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Digital generations, but not as we know them

Digital generations, but not as we know them
Digital generations, but not as we know them

The aim of this article is to see whether or not adolescents were the real leaders of the digital ‘revolution’ in the 1990s and whether they have sustained or even improved their position in the 2000s. The analysis is based on two surveys carried out in Italy, France, the United Kingdom, Germany, and Spain in 1996 (N = 6609) and in 2009 (N = 7255). The results show that the adolescents belonging to the first digital generation in 1996 were the most equipped with new technologies, although not the most intensive users. In 2009, the adolescents lost their position as the leading adopters and lagged behind youth and young adults regarding the use of new technologies and computer skills.

Adolescents, digital generation, digital native generation, digital technology, digital technology diffusion, digital technology use, EU5, young adults, youth
1354-8565
95-112
Fortunati, Leopoldina
e6fdeb8c-22f6-4cb4-b30f-05f67e3c6536
Taipale, Sakari
86d31939-c06b-4c5e-bbcb-3112575daf51
de Luca, Federico
f6a71481-e8da-4ad9-a967-4b12b37efa74
Fortunati, Leopoldina
e6fdeb8c-22f6-4cb4-b30f-05f67e3c6536
Taipale, Sakari
86d31939-c06b-4c5e-bbcb-3112575daf51
de Luca, Federico
f6a71481-e8da-4ad9-a967-4b12b37efa74

Fortunati, Leopoldina, Taipale, Sakari and de Luca, Federico (2019) Digital generations, but not as we know them. Convergence: The International Journal of Research into New Media Technologies, 25 (1), 95-112. (doi:10.1177/1354856517692309).

Record type: Article

Abstract

The aim of this article is to see whether or not adolescents were the real leaders of the digital ‘revolution’ in the 1990s and whether they have sustained or even improved their position in the 2000s. The analysis is based on two surveys carried out in Italy, France, the United Kingdom, Germany, and Spain in 1996 (N = 6609) and in 2009 (N = 7255). The results show that the adolescents belonging to the first digital generation in 1996 were the most equipped with new technologies, although not the most intensive users. In 2009, the adolescents lost their position as the leading adopters and lagged behind youth and young adults regarding the use of new technologies and computer skills.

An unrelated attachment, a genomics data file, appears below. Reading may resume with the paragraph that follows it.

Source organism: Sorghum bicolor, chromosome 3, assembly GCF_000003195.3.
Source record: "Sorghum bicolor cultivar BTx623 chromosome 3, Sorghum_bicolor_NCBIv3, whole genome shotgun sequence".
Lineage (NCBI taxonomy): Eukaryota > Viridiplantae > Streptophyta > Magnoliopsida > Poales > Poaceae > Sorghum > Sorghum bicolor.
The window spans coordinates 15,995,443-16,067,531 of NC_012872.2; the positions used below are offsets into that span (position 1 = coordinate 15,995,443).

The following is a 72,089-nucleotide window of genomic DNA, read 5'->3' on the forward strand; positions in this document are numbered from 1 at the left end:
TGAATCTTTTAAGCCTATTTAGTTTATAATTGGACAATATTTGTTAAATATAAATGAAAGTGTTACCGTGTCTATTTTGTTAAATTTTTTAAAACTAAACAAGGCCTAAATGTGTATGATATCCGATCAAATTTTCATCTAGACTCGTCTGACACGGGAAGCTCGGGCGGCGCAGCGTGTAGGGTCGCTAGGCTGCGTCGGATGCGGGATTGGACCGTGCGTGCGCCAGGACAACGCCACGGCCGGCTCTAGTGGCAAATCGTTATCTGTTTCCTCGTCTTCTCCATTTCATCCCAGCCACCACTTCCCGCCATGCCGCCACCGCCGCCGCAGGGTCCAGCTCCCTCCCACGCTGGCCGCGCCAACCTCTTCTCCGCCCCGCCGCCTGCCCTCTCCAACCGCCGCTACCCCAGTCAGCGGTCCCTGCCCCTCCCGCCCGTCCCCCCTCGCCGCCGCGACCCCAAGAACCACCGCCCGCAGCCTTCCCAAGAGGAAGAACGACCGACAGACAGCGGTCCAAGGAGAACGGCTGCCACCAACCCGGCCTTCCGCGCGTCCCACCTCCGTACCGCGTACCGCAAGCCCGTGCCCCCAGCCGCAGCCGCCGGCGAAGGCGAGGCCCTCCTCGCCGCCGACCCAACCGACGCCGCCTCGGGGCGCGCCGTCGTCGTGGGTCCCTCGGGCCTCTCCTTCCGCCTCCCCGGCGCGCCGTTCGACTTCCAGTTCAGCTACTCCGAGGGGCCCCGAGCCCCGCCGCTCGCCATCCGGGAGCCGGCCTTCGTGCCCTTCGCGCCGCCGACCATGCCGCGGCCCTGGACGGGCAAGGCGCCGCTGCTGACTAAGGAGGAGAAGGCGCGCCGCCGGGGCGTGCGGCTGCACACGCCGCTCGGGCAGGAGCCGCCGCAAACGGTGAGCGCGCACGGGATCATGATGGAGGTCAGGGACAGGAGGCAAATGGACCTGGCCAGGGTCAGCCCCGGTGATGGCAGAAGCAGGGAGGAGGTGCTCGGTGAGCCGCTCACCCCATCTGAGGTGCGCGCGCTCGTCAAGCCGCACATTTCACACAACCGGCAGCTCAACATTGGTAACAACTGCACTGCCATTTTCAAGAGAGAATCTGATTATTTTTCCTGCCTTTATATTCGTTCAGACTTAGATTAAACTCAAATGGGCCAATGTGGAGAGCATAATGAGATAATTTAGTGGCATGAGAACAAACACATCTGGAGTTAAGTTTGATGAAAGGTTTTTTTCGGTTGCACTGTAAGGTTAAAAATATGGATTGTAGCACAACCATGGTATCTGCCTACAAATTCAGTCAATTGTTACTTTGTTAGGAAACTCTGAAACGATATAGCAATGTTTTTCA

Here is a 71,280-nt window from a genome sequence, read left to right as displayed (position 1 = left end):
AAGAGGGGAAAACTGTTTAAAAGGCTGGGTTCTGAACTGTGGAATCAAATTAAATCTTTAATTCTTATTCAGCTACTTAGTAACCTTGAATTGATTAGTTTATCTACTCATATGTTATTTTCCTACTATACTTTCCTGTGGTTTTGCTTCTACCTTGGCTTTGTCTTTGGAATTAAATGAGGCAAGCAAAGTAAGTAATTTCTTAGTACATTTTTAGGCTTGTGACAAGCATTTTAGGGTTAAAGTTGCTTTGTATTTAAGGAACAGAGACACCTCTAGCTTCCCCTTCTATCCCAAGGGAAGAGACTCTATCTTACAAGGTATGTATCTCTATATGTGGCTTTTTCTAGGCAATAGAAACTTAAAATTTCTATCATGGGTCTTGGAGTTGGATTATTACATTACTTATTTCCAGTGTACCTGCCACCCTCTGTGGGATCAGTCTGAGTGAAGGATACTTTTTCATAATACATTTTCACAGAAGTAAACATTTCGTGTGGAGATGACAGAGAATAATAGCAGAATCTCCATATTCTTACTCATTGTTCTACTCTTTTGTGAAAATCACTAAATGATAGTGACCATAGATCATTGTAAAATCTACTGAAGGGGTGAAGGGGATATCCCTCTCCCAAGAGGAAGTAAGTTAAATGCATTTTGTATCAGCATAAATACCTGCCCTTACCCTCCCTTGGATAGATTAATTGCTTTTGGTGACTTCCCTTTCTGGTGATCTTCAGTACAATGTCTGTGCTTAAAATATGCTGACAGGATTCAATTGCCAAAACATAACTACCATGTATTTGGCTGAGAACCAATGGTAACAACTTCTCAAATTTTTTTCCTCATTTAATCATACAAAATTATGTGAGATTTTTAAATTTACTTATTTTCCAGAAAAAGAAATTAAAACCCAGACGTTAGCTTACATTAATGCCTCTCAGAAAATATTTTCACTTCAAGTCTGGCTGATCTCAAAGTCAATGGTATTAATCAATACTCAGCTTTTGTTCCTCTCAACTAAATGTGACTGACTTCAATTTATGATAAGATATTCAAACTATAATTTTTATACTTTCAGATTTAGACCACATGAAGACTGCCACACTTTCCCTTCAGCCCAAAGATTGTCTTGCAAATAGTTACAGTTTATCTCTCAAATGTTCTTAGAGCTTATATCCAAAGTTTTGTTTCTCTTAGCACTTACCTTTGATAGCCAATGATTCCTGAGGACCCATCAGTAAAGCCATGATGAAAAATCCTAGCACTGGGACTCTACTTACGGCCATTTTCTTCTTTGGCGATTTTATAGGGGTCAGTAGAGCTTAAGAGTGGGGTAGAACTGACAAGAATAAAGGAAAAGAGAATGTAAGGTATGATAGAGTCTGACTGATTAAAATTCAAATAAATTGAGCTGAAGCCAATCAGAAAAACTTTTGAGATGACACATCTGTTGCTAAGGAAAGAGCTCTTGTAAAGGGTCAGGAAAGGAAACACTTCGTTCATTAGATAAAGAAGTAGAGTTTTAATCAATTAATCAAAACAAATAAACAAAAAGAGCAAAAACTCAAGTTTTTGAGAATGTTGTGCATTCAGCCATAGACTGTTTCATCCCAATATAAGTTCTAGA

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More information

e-pub ahead of print date: 9 February 2017
Published date: 1 February 2019
Keywords: Adolescents, digital generation, digital native generation, digital technology, digital technology diffusion, digital technology use, EU5, young adults, youth

Identifiers

Local EPrints ID: 428955
URI: https://eprints.soton.ac.uk/id/eprint/428955
ISSN: 1354-8565
PURE UUID: 6500d20e-737d-4ee7-b18e-ccb23f7816f5

Catalogue record

Date deposited: 15 Mar 2019 17:30
Last modified: 15 Mar 2019 17:30

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